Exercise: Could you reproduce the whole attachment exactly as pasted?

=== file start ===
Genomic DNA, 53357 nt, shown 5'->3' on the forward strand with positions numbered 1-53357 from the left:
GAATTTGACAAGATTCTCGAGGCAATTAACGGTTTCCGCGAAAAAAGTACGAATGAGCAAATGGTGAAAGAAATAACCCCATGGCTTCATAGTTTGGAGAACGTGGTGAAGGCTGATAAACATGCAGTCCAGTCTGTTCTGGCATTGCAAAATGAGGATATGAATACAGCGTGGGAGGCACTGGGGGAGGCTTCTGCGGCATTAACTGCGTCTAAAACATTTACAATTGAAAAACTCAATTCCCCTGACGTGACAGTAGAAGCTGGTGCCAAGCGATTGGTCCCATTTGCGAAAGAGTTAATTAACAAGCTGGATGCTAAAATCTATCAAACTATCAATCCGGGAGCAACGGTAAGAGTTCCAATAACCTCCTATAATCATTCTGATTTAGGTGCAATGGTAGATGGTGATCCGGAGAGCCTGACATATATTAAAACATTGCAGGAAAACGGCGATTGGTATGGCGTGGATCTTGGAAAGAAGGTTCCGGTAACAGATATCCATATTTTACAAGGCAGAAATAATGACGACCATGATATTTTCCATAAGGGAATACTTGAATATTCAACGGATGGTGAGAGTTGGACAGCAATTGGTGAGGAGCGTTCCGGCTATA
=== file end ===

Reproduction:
Genomic DNA, 53357 nt, shown 5'->3' on the forward strand with positions numbered 1-53357 from the left:
GAATTTGACAAGATTCTCGAGGCAATTAACGGTTTCCGCGAAAAAAGTACGAATGAGCAAATGGTGAAAGAAATAACCCCATGGCTTCATAGTTTGGAGAACGTGGTGAAGGCTGATAAACATGCAGTCCAGTCTGTTCTGGCATTGCAAAATGAGGATATGAATACAGCGTGGGAGGCACTGGGGGAGGCTTCTGCGGCATTAACTGCGTCTAAAACATTTACAATTGAAAAACTCAATTCCCCTGACGTGACAGTAGAAGCTGGTGCCAAGCGATTGGTCCCATTTGCGAAAGAGTTAATTAACAAGCTGGATGCTAAAATCTATCAAACTATCAATCCGGGAGCAACGGTAAGAGTTCCAATAACCTCCTATAATCATTCTGATTTAGGTGCAATGGTAGATGGTGATCCGGAGAGCCTGACATATATTAAAACATTGCAGGAAAACGGCGATTGGTATGGCGTGGATCTTGGAAAGAAGGTTCCGGTAACAGATATCCATATTTTACAAGGCAGAAATAATGACGACCATGATATTTTCCATAAGGGAATACTTGAATATTCAACGGATGGTGAGAGTTGGACAGCAATTGGTGAGGAGCGTTCCGGCTATA